Swan May Prove Optimistic on Resource Tax's Growth Impact, Analysts Say
Australian government plans to reduce corporate taxes and overhaul resource-industry duties may have less of an impact on economic growth than the 0.7 percent gain claimed by Treasurer Wayne Swan, according to analysts.
“These changes shouldn’t have a material impact on the economy in the short term,” as many of the measures don’t commence until 2012-13, according to Macquarie Group Ltd. economists Richard Gibbs and Brian Redican in Sydney.
Prime Minister Kevin Rudd and Swan yesterday unveiled changes to Australia’s taxation system aimed at increasing government revenue from a mining boom fueled by demand from China. Resource companies said a proposed new tax will “kill the golden goose” and damage an industry that accounts for a 10th of Australia’s A$1.2 trillion ($1.1 trillion) economy.
The government will lower the company tax rate to 28 percent by mid-2014 from 30 percent, boosting long-run gross domestic product by 0.4 percent, the Treasury said in a statement in Canberra yesterday. Resource tax changes, including a 40 percent levy on profits, will add a further 0.3 percent to GDP growth, it said.
“In terms of the near-term economic outlook, it’ll only have an effect if people believe it discourages new mining projects,” said Bill Evans, chief economist at Westpac Banking Corp. in Sydney. “I’d be doubtful of that because a lot of the newer projects, such as in liquefied natural gas, are already attracting 40 percent tax.
“They are obviously projects that can overturn those return hurdles,” Evans said. “I don’t think it’ll affect the economic outlook at all.”
Still, shares of BHP Billiton Ltd. and Rio Tinto Group declined in Sydney trading on concern the government’s plans will cut billions of dollars from profits.
BHP dropped as much as 4.5 percent and Rio declined as much as 6 percent after Australia announced the so-called super tax yesterday. BHP traded 2.9 percent lower at A$39.59 at 2:58 p.m. in Sydney. Rio fell 3.6 percent to A$69.53.
“There are dangers in our view in basing the tax reform strategy around extracting more revenue from the mining sector,” said Paul Brennan, senior economist at Citigroup Inc. in Sydney. “The motivating objective of tax reform should be to reform distortions created by the tax system which lead to poor saving and investment decisions.”
Treasurer Swan said the state royalties currently imposed on mining companies were “outdated.”
“It certainly did not extract for the Australian people a fair share of those very big profits that are coming through on the back of the mining boom,” Swan said in an interview today with Bloomberg Television.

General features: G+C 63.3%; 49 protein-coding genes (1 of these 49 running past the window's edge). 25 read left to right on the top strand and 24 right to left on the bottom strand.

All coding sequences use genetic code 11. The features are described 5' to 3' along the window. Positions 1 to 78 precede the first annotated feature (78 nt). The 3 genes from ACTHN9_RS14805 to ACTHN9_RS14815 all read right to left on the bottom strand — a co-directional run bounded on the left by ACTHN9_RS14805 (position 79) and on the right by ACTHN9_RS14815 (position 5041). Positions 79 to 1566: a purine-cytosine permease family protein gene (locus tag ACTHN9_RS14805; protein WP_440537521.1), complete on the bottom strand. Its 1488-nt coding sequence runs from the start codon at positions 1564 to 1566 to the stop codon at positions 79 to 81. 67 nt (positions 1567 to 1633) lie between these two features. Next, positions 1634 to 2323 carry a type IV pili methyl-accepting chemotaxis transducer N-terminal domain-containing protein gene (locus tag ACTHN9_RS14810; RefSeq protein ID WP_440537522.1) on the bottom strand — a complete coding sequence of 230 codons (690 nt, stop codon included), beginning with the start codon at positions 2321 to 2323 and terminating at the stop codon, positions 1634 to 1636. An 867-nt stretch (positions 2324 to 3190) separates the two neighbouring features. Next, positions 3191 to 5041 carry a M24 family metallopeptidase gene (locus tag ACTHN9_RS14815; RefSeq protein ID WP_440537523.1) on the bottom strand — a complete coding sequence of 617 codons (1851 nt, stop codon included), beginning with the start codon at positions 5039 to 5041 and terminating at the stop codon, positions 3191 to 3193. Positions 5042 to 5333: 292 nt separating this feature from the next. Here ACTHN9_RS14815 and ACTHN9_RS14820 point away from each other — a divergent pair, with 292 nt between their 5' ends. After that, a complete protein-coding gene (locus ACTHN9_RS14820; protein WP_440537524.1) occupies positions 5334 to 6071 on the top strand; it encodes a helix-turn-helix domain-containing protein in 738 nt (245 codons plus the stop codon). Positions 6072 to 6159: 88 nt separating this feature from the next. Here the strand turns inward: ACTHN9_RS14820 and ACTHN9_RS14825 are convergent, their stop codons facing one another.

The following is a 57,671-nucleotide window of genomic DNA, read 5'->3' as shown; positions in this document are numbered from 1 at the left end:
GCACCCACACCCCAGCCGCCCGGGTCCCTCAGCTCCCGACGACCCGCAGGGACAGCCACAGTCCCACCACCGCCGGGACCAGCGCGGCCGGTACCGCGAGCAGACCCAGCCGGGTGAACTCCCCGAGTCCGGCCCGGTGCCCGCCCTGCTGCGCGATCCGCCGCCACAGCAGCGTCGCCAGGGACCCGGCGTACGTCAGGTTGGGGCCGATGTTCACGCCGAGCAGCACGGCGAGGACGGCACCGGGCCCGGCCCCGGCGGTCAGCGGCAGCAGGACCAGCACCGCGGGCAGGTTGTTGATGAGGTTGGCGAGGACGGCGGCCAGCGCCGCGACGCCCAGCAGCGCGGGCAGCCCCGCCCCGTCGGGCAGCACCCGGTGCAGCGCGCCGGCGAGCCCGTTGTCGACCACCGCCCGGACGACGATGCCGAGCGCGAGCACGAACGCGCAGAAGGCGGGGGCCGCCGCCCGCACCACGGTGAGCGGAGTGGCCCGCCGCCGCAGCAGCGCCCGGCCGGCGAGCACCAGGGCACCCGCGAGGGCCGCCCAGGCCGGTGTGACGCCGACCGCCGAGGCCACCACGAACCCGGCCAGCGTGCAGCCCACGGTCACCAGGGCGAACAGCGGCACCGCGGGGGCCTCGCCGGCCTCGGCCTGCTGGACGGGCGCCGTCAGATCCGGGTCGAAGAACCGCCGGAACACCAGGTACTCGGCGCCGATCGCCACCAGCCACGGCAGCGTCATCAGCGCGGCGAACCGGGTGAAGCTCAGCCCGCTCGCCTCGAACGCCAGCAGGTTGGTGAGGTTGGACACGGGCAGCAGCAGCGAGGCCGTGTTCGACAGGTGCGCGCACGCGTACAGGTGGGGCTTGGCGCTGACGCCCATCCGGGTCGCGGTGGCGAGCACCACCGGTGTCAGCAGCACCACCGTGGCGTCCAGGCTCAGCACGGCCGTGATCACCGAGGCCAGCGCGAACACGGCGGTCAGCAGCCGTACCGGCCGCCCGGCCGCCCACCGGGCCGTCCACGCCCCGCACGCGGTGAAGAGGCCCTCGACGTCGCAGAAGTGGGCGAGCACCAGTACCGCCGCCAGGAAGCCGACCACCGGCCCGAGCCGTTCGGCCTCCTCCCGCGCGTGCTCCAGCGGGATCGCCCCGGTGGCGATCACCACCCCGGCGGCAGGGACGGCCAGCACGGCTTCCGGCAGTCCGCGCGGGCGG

The government’s proposed tax changes are also expected to increase investment by 2.1 percent more than estimates and boost employment by as much as 0.1 percent in the long run, according to modeling conducted for Treasury by KPMG Econtech. The statement didn’t provide a more definitive time period.
“Stronger mining investment is the key factor supporting Australian economic growth over 2010-11,” said Macquarie’s Gibbs and Redican. “If that additional mining investment is now put on hold -- even temporarily -- then it would create a massive hole in the growth outlook.”
Australia’s economy, one of the few to skirt last year’s recession, is picking up speed due to strong demand from China and India for the nation’s natural resources. That’s stoking investment in projects such as Chevron Corp.’s A$43 billion Gorgon liquefied natural gas venture in Western Australia.
“If China’s demand remains robust, I suspect a big chunk of this tax hike will eventually pass onto the customers of commodities,” said Tao Dong, chief regional economist at Credit Suisse Group AG in Hong Kong today. “Australia may lose some competitiveness” and China may seek to import more iron ore from Brazil, Tao said.
The International Monetary Fund last month said it expects Australia’s economic growth to accelerate to 3.5 percent in 2011 from 3 percent this year. Stronger growth is driving the Australian dollar higher, with the currency advancing 27 percent in the past year.
The Reserve Bank of Australia has increased its benchmark interest rate five times in six meetings and is expected to raise the overnight cash rate target to 4.5 percent from 4.25 percent tomorrow, according to 18 of 24 economists in a Bloomberg News survey.
Executives from Australia’s mining industry, which employs more than 300,000 people, said the government plan to impose a 40 percent tax on mining profits would have a damaging impact.
BHP Billiton, the world’s largest mining company, said a new resources tax will increase its effective tax rate to 57 percent from 2013 from about 47 percent now.
Macarthur Coal Ltd., the No. 1 producer of pulverized coal, said it was “bitterly disappointed” with the proposal. The increased tax will slow the company’s growth, Macarthur Chairman Keith de Lacy said in a telephone interview yesterday.
Minara Resources Ltd., Australia’s second-biggest nickel producer, described the new regime as a “super” tax that could “kill the golden goose.”
“The fact that the mining companies are reacting adversely is something that will worry the markets,” said Citigroup’s Brennan. “You’d have it give it a cross rather than a tick.”
To contact the reporter for this story: Jacob Greber in Sydney at firstname.lastname@example.org